Story | Women in Business

Tina Larson Encourages Discomfort With Inequality

Feb. 2 2023

As the daughter of an electrical engineer, Tina Larson has been around engineers her entire life, but growing up, she never saw anyone who looked like her. She didn’t let that stop her from pursuing an education and career in STEM. Today, she is the president and chief operating officer of Recursion, a pharmaceutical company that uses biology to improve lives. In her role, Larson advocates for women in business and is a great example for women in STEM.

Early in her career, she sat in many rooms where she felt her voice was discounted because of her gender. While she’s grateful that experience happens less frequently today, she knows there are times when women’s viewpoints aren’t given the credence they deserve. “When this happens, it’s important to acknowledge the experience, then seek to understand it,” she said. “I encourage women to speak up for other women. The goal is to “make the system feel uncomfortable and be willing to inject that discomfort into the system for growth and change.”

That discomfort should extend to leadership teams as well. At Recursion, the goal is complete gender equality throughout the organization. In 2022, more than 40% of its workforce at every level was female or non-binary. While this is better than many companies, Larson says it makes her uncomfortable that the company still needs to meet its goal. “Embrace that discomfort because that’s the discomfort that’s going to drive us to continue to get better and achieve our goals,” she adds. “I think other business leaders should be uncomfortable.”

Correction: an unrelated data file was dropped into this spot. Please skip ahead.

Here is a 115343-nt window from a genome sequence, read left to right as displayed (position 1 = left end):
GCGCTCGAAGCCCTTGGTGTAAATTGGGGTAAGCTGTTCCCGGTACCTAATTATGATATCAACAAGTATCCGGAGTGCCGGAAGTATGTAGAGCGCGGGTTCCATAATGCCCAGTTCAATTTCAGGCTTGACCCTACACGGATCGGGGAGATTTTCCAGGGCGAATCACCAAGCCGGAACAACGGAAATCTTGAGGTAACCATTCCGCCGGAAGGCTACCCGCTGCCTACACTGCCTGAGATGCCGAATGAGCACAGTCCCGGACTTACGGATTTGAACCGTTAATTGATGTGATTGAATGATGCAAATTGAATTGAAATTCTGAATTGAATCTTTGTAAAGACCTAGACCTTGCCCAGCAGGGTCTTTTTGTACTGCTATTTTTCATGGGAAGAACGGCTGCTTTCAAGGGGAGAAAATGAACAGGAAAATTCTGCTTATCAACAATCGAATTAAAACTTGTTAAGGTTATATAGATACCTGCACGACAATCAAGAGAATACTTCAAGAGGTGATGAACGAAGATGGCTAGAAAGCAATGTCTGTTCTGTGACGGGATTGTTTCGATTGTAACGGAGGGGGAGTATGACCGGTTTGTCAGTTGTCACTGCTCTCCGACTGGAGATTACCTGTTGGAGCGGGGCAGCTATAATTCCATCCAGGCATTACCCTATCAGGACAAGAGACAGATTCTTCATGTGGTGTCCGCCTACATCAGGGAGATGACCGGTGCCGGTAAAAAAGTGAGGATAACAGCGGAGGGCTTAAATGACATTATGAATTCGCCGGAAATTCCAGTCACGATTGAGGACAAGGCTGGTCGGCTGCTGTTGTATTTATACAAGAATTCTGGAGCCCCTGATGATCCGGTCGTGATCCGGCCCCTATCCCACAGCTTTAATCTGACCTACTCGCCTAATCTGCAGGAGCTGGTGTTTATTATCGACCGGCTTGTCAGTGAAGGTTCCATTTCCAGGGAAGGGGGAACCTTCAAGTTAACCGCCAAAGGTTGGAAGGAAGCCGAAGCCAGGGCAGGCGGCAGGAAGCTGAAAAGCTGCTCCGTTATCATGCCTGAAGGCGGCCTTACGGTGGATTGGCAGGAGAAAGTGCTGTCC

She cites both social and business cases in advocating for equality and inclusion. From a social standpoint, an inclusive workplace that brings diverse perspectives creates a positive work environment. From a business standpoint, research and data indicate that more diverse teams achieve better results. People need to feel their perspectives are valued and appreciated.

For companies looking to be inclusive to women, Larson says to start by looking at what’s important to women. That can mean offering childcare or a place for women to voice their opinions or speak about issues impacting them. Employers should also change how they view women. Larson doesn’t subscribe to the concept that she can be an executive OR a mom, and she doesn’t think anyone else should either. “it’s not just good for women that we have moved past “you’re either this or that,” she adds. “It’s good for all parents and society that women can be incredibly successful in business and raise a family.”

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